A Kansas State University senior has earned a fourth-place finish in a national writing contest for her article about accepting her gay father.
Kelsey Castanon, senior in journalism and mass communications, Stilwell, received the honor in the William Randolph Hearst Journalism Award Program’s feature writing contest for her article, “Father, daughter relationship tested after his confession: ‘I’m gay.’” The article follows Castanon in her struggle to accept the new reality for her family. The award includes a $1,000 scholarship and a matching grant to the university’s A.Q. Miller School of Journalism and Mass Communications.
Only schools accredited by the Association of Schools of Journalism and Mass Communication are eligible to have their students apply for the Hearst Award Program’s writing contests.
Castanon originally wrote the article for a personal experience story assignment in a magazine and feature writing class offered by the Miller School. She later decided to publish the article in the Kansas State Collegian, the university’s student newspaper, with approval from her family.
She said her family and countless others provided overwhelming support.
“I also got a lot of emails from people I didn’t know in following days saying they were glad I shared my story,” Castanon said. “I’m sure it’s something more people struggle with, so I was glad it touched people.”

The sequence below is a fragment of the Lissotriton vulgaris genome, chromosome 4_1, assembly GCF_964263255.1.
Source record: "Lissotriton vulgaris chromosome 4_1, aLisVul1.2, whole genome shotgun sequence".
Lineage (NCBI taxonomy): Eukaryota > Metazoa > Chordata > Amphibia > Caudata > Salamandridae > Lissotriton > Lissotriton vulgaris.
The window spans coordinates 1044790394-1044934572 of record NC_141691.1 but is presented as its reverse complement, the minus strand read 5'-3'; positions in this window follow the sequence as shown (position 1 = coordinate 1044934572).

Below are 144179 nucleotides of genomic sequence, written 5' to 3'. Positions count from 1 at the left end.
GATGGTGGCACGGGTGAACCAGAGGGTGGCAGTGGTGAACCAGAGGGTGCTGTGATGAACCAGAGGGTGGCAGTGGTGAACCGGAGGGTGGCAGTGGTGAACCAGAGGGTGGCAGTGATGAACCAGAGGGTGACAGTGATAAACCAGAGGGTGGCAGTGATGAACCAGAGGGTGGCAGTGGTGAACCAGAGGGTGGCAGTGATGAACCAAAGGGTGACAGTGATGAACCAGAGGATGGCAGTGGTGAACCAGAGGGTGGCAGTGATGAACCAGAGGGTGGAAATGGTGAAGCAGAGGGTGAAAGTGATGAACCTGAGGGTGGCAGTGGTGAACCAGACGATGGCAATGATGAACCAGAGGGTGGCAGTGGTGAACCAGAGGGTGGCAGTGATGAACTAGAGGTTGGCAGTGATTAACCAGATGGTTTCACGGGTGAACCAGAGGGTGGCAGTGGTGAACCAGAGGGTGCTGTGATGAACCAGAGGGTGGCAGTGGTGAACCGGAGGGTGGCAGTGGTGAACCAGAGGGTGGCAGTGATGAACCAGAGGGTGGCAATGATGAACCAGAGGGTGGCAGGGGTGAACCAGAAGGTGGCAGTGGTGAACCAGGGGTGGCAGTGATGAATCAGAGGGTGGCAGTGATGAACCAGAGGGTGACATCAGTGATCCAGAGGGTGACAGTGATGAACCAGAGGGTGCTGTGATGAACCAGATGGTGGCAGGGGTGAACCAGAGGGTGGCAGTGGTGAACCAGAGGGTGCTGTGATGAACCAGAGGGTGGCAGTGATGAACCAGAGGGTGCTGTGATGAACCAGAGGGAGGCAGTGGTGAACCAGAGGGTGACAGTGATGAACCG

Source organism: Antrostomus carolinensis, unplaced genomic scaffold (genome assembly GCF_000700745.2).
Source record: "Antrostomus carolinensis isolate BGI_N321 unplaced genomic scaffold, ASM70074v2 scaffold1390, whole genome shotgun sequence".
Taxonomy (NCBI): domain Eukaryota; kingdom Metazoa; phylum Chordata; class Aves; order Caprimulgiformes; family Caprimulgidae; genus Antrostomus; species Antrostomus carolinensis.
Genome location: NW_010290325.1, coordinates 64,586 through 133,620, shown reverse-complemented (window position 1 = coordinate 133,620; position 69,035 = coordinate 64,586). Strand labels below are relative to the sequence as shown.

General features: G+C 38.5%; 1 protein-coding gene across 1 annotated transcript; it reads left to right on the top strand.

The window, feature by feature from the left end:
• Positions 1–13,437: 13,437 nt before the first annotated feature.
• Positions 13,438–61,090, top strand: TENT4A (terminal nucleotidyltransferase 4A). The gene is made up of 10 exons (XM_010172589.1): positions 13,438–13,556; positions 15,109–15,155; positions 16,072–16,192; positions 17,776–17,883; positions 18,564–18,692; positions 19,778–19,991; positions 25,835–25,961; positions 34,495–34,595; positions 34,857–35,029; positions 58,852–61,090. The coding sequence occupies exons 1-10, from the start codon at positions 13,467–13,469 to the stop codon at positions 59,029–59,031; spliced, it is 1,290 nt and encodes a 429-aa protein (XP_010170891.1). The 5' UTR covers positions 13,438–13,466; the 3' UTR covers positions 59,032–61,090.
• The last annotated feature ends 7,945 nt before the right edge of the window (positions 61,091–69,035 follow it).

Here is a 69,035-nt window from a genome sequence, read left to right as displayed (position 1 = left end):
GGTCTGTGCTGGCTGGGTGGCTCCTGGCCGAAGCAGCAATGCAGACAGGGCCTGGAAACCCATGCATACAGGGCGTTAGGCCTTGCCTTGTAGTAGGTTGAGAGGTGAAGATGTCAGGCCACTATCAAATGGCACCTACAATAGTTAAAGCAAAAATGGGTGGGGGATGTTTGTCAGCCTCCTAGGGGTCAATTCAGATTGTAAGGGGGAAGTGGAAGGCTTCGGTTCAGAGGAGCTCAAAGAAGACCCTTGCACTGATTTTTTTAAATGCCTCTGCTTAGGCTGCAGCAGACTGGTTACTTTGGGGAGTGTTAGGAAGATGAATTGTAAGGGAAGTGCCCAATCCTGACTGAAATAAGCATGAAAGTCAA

Kimetris Baltrip, assistant professor of journalism and mass communications, helped Castanon enter the article in the Hearst contest. Baltrip, who has helped many students enter writing contests, said Castanon’s article was unlike any other.
“Many of them are more traditional types of features, but this was something very intimate and written in first-person,” Baltrip said. “It took a lot of courage for Kelsey to be willing to include that information on her family and her life. I appreciated the courage that it took.”
Angela Powers, director of the A.Q. Miller School, says faculty like Baltrip are encouraging students to enter national contests and the results show that it is paying off.
“Our students are producing some of the best work in the nation in terms of journalistic quality in our classes and for our student media, so it’s important they get recognition,” Powers said.
When Castanon was notified she had been honored, she knew who she had to share the news with first.
“When I got the letter in the mail, the first thing I did was call my dad,” she said. “I was just so excited and am so glad he supported me writing it because I wouldn’t have won it if he didn’t.”